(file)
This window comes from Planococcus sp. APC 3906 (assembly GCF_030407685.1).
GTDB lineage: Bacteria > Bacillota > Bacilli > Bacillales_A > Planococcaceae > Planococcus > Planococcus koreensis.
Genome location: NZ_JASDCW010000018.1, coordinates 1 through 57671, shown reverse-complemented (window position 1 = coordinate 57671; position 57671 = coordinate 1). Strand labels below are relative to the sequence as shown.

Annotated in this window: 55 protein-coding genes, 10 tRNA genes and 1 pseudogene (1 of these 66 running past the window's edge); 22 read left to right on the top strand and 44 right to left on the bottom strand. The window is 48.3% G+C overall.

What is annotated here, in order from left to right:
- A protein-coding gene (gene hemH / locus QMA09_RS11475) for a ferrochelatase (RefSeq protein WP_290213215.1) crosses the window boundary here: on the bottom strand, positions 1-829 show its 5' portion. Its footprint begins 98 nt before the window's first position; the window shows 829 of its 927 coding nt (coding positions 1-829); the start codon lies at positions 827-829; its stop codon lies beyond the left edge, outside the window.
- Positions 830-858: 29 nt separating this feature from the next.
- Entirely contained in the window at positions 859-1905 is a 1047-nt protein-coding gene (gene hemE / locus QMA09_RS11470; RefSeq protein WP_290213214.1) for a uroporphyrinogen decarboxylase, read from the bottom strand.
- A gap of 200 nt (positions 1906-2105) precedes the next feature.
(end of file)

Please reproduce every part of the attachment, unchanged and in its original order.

This window comes from Planococcus sp. APC 3906 (assembly GCF_030407685.1).
GTDB lineage: Bacteria > Bacillota > Bacilli > Bacillales_A > Planococcaceae > Planococcus > Planococcus koreensis.
Genome location: NZ_JASDCW010000018.1, coordinates 1 through 57671, shown reverse-complemented (window position 1 = coordinate 57671; position 57671 = coordinate 1). Strand labels below are relative to the sequence as shown.

Annotated in this window: 55 protein-coding genes, 10 tRNA genes and 1 pseudogene (1 of these 66 running past the window's edge); 22 read left to right on the top strand and 44 right to left on the bottom strand. The window is 48.3% G+C overall.

What is annotated here, in order from left to right:
- A protein-coding gene (gene hemH / locus QMA09_RS11475) for a ferrochelatase (RefSeq protein WP_290213215.1) crosses the window boundary here: on the bottom strand, positions 1-829 show its 5' portion. Its footprint begins 98 nt before the window's first position; the window shows 829 of its 927 coding nt (coding positions 1-829); the start codon lies at positions 827-829; its stop codon lies beyond the left edge, outside the window.
- Positions 830-858: 29 nt separating this feature from the next.
- Entirely contained in the window at positions 859-1905 is a 1047-nt protein-coding gene (gene hemE / locus QMA09_RS11470; RefSeq protein WP_290213214.1) for a uroporphyrinogen decarboxylase, read from the bottom strand.
- A gap of 200 nt (positions 1906-2105) precedes the next feature.